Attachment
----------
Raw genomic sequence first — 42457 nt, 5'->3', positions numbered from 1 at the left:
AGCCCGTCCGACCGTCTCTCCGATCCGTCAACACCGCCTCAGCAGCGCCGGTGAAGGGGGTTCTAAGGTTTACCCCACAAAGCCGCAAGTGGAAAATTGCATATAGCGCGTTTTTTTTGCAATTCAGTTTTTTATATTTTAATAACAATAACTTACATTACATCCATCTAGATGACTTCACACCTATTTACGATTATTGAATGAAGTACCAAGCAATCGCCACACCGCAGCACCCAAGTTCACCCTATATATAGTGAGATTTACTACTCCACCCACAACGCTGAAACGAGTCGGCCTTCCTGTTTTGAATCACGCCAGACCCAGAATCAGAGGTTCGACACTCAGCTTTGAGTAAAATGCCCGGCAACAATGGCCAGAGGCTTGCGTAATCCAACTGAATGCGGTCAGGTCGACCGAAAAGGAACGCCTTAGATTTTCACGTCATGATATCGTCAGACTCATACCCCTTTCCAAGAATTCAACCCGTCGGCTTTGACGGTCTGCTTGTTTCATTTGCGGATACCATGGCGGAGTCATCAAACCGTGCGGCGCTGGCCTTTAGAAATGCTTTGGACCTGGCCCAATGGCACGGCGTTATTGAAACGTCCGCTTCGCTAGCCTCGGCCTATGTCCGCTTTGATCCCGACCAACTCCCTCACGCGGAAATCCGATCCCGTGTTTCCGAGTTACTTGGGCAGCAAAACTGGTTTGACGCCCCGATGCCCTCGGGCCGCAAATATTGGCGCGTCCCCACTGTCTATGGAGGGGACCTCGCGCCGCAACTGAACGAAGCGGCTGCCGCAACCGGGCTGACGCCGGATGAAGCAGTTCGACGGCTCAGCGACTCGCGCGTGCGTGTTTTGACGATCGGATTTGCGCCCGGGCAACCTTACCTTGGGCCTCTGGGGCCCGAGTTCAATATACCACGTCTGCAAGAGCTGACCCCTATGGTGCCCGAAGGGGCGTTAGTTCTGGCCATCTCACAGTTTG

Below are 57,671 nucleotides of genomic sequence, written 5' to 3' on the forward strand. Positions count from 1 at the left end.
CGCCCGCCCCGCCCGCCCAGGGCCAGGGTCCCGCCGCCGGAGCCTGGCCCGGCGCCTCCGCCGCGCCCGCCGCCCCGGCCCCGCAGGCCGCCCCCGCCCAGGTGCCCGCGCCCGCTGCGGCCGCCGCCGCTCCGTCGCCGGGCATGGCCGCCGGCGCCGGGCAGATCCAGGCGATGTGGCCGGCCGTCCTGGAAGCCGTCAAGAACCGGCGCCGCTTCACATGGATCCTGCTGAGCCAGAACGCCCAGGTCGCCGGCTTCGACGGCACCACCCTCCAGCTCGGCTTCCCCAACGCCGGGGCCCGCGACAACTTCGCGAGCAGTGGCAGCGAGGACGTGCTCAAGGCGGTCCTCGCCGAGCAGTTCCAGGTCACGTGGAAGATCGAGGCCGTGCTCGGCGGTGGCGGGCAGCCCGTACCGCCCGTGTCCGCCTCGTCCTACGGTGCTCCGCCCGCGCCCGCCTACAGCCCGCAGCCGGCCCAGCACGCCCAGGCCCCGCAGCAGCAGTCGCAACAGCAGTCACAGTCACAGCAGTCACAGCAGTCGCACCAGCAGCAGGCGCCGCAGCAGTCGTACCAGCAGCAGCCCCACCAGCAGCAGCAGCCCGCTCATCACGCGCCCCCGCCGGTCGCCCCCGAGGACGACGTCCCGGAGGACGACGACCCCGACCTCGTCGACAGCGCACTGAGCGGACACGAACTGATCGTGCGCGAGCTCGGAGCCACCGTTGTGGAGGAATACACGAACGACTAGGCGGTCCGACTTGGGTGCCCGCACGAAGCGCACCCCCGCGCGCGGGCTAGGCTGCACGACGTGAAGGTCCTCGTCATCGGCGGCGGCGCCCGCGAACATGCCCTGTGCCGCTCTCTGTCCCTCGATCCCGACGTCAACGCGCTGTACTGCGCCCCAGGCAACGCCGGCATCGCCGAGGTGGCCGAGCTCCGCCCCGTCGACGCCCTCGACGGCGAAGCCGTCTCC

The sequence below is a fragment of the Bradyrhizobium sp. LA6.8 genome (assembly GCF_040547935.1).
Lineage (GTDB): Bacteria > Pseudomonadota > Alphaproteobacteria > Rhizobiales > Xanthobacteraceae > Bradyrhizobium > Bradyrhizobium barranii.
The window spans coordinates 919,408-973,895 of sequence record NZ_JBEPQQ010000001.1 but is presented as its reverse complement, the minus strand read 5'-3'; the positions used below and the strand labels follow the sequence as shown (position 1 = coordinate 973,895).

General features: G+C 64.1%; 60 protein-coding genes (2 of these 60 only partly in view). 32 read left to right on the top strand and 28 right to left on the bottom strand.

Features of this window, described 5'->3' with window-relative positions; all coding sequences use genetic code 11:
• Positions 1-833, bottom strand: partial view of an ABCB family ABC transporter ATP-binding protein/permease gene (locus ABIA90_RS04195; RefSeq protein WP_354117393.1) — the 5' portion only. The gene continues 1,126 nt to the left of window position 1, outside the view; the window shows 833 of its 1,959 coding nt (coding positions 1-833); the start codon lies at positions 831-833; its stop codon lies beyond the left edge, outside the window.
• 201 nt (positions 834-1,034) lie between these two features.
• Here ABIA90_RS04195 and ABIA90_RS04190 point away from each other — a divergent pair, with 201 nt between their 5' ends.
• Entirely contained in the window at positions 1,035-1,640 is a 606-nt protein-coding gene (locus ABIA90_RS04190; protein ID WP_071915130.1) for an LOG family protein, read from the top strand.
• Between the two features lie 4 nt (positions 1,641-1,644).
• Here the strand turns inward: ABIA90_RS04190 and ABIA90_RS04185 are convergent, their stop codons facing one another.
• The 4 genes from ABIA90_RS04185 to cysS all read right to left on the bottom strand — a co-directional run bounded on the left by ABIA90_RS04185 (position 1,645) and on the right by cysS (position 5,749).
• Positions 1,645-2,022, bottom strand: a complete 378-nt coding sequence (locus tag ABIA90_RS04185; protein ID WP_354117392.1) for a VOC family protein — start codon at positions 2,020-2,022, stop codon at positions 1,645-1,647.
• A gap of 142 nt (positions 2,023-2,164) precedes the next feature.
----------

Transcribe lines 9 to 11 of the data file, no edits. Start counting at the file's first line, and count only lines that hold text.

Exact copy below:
Features of this window, described 5'->3' with window-relative positions; all coding sequences use genetic code 11:
• Positions 1-833, bottom strand: partial view of an ABCB family ABC transporter ATP-binding protein/permease gene (locus ABIA90_RS04195; RefSeq protein WP_354117393.1) — the 5' portion only. The gene continues 1,126 nt to the left of window position 1, outside the view; the window shows 833 of its 1,959 coding nt (coding positions 1-833); the start codon lies at positions 831-833; its stop codon lies beyond the left edge, outside the window.
• 201 nt (positions 834-1,034) lie between these two features.